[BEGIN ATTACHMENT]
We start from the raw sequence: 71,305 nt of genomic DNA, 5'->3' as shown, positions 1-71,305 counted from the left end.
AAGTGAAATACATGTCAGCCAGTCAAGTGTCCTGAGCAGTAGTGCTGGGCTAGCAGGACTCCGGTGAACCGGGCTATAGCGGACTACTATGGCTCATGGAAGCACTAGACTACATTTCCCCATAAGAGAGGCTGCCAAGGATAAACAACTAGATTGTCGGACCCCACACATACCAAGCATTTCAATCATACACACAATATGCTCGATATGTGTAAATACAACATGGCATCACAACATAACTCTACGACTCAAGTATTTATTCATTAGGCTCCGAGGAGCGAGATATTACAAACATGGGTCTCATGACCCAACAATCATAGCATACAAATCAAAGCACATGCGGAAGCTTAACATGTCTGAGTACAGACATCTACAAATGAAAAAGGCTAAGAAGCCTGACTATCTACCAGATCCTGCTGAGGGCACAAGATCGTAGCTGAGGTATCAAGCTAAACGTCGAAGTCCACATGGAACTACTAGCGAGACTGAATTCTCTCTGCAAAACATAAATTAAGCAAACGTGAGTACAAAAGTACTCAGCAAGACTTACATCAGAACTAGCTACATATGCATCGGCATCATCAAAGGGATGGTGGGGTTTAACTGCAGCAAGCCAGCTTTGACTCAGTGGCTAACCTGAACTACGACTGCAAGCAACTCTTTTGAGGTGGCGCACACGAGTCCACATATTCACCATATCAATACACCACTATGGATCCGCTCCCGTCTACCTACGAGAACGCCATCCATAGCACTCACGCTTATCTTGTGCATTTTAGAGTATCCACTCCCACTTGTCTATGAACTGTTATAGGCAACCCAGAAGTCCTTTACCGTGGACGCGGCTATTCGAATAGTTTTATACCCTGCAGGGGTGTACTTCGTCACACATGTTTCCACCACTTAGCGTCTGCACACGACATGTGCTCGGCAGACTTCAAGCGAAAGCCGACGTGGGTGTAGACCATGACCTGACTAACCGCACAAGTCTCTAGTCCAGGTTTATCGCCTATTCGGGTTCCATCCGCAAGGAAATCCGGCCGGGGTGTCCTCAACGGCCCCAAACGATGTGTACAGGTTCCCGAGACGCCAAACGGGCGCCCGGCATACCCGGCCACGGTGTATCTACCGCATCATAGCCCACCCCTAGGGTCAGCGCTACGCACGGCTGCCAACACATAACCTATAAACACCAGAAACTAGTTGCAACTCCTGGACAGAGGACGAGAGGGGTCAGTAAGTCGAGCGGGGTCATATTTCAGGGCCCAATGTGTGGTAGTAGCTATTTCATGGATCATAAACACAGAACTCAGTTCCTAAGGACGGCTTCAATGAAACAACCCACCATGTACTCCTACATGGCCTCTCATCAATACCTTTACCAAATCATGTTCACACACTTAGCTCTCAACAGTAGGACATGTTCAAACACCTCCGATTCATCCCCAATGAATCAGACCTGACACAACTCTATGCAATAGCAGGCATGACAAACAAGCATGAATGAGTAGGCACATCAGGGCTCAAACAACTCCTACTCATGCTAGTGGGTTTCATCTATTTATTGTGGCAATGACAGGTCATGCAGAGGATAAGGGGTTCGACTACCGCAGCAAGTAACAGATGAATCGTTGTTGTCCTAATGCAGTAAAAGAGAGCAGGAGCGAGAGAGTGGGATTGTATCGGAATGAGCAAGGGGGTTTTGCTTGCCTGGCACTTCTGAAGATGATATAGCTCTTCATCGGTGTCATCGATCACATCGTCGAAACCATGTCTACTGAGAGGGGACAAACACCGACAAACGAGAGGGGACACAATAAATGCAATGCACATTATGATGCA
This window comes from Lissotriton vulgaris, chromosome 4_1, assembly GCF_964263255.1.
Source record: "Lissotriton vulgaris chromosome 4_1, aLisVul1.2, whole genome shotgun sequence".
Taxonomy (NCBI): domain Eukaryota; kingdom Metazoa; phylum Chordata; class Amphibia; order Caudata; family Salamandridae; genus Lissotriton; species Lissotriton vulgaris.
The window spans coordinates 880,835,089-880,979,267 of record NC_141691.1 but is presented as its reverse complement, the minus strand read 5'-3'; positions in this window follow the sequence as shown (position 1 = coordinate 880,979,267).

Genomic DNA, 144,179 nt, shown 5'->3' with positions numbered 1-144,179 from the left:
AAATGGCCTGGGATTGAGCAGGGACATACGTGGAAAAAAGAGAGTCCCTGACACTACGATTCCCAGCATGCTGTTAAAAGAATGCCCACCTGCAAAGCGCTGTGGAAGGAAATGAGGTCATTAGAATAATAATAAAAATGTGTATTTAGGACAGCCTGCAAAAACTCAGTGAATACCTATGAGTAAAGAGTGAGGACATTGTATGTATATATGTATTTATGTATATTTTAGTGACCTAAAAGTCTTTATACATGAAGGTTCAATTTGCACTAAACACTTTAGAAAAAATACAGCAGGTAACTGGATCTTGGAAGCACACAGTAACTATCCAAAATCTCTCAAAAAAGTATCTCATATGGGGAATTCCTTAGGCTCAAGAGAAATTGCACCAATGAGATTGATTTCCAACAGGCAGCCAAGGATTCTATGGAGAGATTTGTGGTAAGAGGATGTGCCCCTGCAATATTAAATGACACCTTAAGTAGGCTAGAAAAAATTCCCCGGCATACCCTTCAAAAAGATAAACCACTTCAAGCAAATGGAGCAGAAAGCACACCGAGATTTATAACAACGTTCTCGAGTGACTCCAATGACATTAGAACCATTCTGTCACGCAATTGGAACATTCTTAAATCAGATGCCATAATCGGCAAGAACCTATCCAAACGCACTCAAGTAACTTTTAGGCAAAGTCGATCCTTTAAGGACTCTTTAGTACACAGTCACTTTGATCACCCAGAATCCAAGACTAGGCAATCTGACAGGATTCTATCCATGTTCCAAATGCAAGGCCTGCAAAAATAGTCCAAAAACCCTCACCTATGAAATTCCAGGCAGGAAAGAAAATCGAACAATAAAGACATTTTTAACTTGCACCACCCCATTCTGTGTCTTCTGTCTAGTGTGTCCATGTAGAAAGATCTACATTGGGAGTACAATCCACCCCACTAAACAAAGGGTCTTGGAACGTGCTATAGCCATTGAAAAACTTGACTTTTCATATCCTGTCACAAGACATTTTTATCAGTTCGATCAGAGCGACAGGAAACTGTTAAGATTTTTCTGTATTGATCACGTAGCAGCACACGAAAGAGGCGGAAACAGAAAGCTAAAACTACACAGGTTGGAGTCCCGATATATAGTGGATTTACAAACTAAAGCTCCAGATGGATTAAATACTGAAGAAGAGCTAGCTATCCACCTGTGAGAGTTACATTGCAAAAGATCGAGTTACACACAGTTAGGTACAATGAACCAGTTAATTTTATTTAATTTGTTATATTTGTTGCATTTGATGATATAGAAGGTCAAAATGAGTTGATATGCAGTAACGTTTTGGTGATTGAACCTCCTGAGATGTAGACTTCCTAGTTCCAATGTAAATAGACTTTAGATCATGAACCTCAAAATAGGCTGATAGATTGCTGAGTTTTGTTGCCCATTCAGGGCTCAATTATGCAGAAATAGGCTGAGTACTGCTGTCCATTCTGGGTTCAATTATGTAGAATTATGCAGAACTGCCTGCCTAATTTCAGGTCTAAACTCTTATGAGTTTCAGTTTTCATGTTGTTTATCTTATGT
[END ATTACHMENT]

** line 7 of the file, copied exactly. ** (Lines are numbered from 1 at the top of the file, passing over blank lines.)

Genomic DNA, 144,179 nt, shown 5'->3' with positions numbered 1-144,179 from the left: